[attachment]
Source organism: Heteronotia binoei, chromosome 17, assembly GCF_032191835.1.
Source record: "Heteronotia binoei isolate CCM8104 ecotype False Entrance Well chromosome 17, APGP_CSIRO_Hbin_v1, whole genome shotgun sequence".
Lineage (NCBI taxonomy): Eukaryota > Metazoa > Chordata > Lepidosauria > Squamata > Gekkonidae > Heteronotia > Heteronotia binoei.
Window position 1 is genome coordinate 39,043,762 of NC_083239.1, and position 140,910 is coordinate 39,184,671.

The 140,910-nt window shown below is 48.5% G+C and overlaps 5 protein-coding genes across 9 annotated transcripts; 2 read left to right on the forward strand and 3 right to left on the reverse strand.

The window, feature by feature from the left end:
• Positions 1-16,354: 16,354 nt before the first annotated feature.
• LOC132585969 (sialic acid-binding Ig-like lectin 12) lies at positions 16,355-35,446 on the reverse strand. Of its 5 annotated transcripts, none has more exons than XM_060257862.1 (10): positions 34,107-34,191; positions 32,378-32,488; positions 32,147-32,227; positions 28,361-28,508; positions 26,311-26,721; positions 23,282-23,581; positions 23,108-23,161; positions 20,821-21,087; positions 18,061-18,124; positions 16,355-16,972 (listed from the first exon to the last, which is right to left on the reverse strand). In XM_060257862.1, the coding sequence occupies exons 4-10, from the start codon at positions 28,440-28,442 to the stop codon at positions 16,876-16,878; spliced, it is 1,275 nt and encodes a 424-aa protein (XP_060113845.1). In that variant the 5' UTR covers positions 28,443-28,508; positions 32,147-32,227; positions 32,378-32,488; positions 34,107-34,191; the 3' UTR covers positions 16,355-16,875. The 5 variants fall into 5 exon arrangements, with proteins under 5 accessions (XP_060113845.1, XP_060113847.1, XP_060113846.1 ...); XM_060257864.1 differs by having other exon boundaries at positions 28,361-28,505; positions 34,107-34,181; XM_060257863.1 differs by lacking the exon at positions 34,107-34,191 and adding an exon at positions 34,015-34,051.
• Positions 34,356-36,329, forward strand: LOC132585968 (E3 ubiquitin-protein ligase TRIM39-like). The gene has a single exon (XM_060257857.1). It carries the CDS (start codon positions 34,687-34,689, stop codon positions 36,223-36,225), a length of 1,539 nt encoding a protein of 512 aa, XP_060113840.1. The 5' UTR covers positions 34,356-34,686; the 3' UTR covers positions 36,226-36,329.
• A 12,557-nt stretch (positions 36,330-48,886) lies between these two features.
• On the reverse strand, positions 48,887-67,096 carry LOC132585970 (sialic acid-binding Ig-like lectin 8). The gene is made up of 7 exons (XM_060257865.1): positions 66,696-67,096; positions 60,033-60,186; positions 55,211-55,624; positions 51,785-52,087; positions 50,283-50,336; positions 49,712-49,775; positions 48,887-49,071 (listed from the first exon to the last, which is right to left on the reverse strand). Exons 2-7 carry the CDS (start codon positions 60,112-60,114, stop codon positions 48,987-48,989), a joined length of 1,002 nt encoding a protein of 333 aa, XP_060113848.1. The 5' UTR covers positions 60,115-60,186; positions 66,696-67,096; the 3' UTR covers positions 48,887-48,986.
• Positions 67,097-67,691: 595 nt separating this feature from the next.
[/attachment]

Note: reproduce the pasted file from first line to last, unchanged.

Source organism: Heteronotia binoei, chromosome 17, assembly GCF_032191835.1.
Source record: "Heteronotia binoei isolate CCM8104 ecotype False Entrance Well chromosome 17, APGP_CSIRO_Hbin_v1, whole genome shotgun sequence".
Lineage (NCBI taxonomy): Eukaryota > Metazoa > Chordata > Lepidosauria > Squamata > Gekkonidae > Heteronotia > Heteronotia binoei.
Window position 1 is genome coordinate 39,043,762 of NC_083239.1, and position 140,910 is coordinate 39,184,671.

The 140,910-nt window shown below is 48.5% G+C and overlaps 5 protein-coding genes across 9 annotated transcripts; 2 read left to right on the forward strand and 3 right to left on the reverse strand.

The window, feature by feature from the left end:
• Positions 1-16,354: 16,354 nt before the first annotated feature.
• LOC132585969 (sialic acid-binding Ig-like lectin 12) lies at positions 16,355-35,446 on the reverse strand. Of its 5 annotated transcripts, none has more exons than XM_060257862.1 (10): positions 34,107-34,191; positions 32,378-32,488; positions 32,147-32,227; positions 28,361-28,508; positions 26,311-26,721; positions 23,282-23,581; positions 23,108-23,161; positions 20,821-21,087; positions 18,061-18,124; positions 16,355-16,972 (listed from the first exon to the last, which is right to left on the reverse strand). In XM_060257862.1, the coding sequence occupies exons 4-10, from the start codon at positions 28,440-28,442 to the stop codon at positions 16,876-16,878; spliced, it is 1,275 nt and encodes a 424-aa protein (XP_060113845.1). In that variant the 5' UTR covers positions 28,443-28,508; positions 32,147-32,227; positions 32,378-32,488; positions 34,107-34,191; the 3' UTR covers positions 16,355-16,875. The 5 variants fall into 5 exon arrangements, with proteins under 5 accessions (XP_060113845.1, XP_060113847.1, XP_060113846.1 ...); XM_060257864.1 differs by having other exon boundaries at positions 28,361-28,505; positions 34,107-34,181; XM_060257863.1 differs by lacking the exon at positions 34,107-34,191 and adding an exon at positions 34,015-34,051.
• Positions 34,356-36,329, forward strand: LOC132585968 (E3 ubiquitin-protein ligase TRIM39-like). The gene has a single exon (XM_060257857.1). It carries the CDS (start codon positions 34,687-34,689, stop codon positions 36,223-36,225), a length of 1,539 nt encoding a protein of 512 aa, XP_060113840.1. The 5' UTR covers positions 34,356-34,686; the 3' UTR covers positions 36,226-36,329.
• A 12,557-nt stretch (positions 36,330-48,886) lies between these two features.
• On the reverse strand, positions 48,887-67,096 carry LOC132585970 (sialic acid-binding Ig-like lectin 8). The gene is made up of 7 exons (XM_060257865.1): positions 66,696-67,096; positions 60,033-60,186; positions 55,211-55,624; positions 51,785-52,087; positions 50,283-50,336; positions 49,712-49,775; positions 48,887-49,071 (listed from the first exon to the last, which is right to left on the reverse strand). Exons 2-7 carry the CDS (start codon positions 60,112-60,114, stop codon positions 48,987-48,989), a joined length of 1,002 nt encoding a protein of 333 aa, XP_060113848.1. The 5' UTR covers positions 60,115-60,186; positions 66,696-67,096; the 3' UTR covers positions 48,887-48,986.
• Positions 67,097-67,691: 595 nt separating this feature from the next.